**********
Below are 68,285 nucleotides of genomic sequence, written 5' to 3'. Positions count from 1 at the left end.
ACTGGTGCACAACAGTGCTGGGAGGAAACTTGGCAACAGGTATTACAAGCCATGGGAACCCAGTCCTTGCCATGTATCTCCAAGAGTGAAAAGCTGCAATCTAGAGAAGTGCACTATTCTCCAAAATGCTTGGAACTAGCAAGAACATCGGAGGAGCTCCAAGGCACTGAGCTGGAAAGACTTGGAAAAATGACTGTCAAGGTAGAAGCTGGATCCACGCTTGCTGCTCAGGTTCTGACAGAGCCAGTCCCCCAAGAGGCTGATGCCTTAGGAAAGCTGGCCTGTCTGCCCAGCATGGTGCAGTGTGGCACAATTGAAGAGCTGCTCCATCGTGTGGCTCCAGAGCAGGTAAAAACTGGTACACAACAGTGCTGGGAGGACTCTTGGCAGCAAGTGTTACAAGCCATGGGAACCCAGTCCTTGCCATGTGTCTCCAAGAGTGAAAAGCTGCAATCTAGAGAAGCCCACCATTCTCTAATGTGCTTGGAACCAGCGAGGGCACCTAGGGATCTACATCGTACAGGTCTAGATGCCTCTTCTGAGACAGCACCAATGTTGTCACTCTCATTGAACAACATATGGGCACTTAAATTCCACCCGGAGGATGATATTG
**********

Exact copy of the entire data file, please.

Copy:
Below are 68,285 nucleotides of genomic sequence, written 5' to 3'. Positions count from 1 at the left end.
ACTGGTGCACAACAGTGCTGGGAGGAAACTTGGCAACAGGTATTACAAGCCATGGGAACCCAGTCCTTGCCATGTATCTCCAAGAGTGAAAAGCTGCAATCTAGAGAAGTGCACTATTCTCCAAAATGCTTGGAACTAGCAAGAACATCGGAGGAGCTCCAAGGCACTGAGCTGGAAAGACTTGGAAAAATGACTGTCAAGGTAGAAGCTGGATCCACGCTTGCTGCTCAGGTTCTGACAGAGCCAGTCCCCCAAGAGGCTGATGCCTTAGGAAAGCTGGCCTGTCTGCCCAGCATGGTGCAGTGTGGCACAATTGAAGAGCTGCTCCATCGTGTGGCTCCAGAGCAGGTAAAAACTGGTACACAACAGTGCTGGGAGGACTCTTGGCAGCAAGTGTTACAAGCCATGGGAACCCAGTCCTTGCCATGTGTCTCCAAGAGTGAAAAGCTGCAATCTAGAGAAGCCCACCATTCTCTAATGTGCTTGGAACCAGCGAGGGCACCTAGGGATCTACATCGTACAGGTCTAGATGCCTCTTCTGAGACAGCACCAATGTTGTCACTCTCATTGAACAACATATGGGCACTTAAATTCCACCCGGAGGATGATATTG